What’s even more fascinating is how these textural stories often give away major plot points and twists hours before they are introduced. On a first playthrough, the player won’t even realize that two people talking about a recent order for upgraded biochips will later become one of the two biggest twists in the game – these conversations blend in so well with talks of unrest in Australia and fears of global warming that the player will not pay them any attention until a second playthrough, at which point everything clicks. The world around the player is a living, breathing world, and it comes alive through these textural stories.
The atmosphere created by these stories allowed Eidos Montreal to do something every great developer does – link two distinct mechanics together. In this case, the textural stories are the bridge that connects the atmosphere and the plot. Without these, the game would rely heavily on immersion-breaking exposition, but fortunately that is not the case. Everything comes together organically, and the end result is a game that feels larger than it really is, that features a story that really emphasizes the impact it will have on the whole world, a game that feels like a real place, despite the crazy sci-fi settings.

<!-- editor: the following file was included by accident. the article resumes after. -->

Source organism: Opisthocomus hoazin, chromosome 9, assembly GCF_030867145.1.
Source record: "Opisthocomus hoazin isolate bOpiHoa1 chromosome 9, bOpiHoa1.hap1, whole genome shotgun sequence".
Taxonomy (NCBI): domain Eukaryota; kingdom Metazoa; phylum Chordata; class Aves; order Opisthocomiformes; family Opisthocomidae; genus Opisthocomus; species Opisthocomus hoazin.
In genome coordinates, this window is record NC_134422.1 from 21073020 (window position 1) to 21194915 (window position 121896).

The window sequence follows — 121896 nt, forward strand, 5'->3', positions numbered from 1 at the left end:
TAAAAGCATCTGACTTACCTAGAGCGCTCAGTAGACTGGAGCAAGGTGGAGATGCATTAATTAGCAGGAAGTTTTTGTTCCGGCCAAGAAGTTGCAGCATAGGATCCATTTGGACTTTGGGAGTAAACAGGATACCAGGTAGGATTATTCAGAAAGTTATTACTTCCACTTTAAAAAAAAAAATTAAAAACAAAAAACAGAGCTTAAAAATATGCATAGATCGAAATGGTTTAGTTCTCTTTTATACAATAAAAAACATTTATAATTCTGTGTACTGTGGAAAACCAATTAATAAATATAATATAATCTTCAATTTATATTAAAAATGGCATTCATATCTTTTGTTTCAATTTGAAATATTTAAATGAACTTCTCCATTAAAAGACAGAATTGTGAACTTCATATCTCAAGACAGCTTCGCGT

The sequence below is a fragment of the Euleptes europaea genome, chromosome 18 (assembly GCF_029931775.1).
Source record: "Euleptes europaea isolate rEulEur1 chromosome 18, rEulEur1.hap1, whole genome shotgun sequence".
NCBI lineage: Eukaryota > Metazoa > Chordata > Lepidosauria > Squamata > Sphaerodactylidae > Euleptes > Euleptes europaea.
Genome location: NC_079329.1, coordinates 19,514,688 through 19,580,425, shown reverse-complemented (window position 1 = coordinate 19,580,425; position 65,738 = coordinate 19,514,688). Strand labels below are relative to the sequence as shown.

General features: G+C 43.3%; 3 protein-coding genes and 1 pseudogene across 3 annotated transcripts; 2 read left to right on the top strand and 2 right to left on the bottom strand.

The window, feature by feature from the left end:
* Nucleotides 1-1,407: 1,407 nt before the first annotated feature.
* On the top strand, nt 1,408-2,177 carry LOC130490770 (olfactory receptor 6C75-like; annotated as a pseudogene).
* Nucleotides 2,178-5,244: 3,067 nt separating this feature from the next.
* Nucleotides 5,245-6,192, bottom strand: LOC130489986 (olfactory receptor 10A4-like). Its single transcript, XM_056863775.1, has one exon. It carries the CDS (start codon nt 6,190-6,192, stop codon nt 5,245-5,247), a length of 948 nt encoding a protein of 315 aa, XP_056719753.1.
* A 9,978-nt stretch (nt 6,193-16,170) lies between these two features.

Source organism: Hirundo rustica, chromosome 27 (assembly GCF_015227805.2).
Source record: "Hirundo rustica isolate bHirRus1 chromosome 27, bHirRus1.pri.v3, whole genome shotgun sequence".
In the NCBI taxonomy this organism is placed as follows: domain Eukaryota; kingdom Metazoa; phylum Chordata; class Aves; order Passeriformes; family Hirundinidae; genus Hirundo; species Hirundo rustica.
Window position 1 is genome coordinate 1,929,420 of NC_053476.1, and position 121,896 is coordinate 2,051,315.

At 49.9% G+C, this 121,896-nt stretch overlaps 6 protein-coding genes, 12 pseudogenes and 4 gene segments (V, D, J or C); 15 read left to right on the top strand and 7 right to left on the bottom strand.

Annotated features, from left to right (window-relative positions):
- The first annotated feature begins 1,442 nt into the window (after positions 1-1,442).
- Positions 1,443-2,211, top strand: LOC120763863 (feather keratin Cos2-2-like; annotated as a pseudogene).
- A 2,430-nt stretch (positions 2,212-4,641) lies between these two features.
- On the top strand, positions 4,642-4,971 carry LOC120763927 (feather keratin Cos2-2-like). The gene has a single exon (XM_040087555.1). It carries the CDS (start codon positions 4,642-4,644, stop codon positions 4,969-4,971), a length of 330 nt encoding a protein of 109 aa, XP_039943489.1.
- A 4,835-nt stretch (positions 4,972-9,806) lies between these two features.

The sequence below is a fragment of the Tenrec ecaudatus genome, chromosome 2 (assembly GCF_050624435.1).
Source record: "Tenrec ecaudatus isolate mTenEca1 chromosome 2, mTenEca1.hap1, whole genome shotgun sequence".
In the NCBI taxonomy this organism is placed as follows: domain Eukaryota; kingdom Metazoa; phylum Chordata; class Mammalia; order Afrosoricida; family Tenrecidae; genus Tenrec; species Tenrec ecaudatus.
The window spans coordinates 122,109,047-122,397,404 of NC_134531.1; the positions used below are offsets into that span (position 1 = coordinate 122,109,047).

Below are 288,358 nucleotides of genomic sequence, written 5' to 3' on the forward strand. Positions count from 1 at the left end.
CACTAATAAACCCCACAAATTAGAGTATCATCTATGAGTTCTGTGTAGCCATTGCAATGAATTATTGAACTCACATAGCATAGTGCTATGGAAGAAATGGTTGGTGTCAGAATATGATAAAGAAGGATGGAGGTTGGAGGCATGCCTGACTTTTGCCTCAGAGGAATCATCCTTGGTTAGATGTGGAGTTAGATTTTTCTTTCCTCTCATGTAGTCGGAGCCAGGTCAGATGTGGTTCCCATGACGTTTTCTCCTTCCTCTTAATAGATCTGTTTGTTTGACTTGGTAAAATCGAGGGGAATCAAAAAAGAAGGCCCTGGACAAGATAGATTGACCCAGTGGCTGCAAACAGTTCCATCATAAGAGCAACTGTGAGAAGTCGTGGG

Although Deus Ex: Human Revolution isn’t the first game to emphasize atmosphere over gameplay, it’s the best example of how powerful that can be when handled properly. Everything from the music to the color palette to the level design works to create a sense of unease, of conflict spanning the entire globe. Yet it also creates a sense of hope and comfort, and a level of familiarity that allows some of the more far-reaching and abstract story elements to feel natural. Some may argue that the gameplay will age poorly (or already has), but they would be missing the point – Human Revolution will always be relevant because it creates a strong sense of time and place, a portal into a world where cities are built atop other cities, and friends go out for a beer after work to catch-up. It’s sense of atmosphere will always remain strong, and without that atmosphere, the story of Adam Jensen would already be forgotten.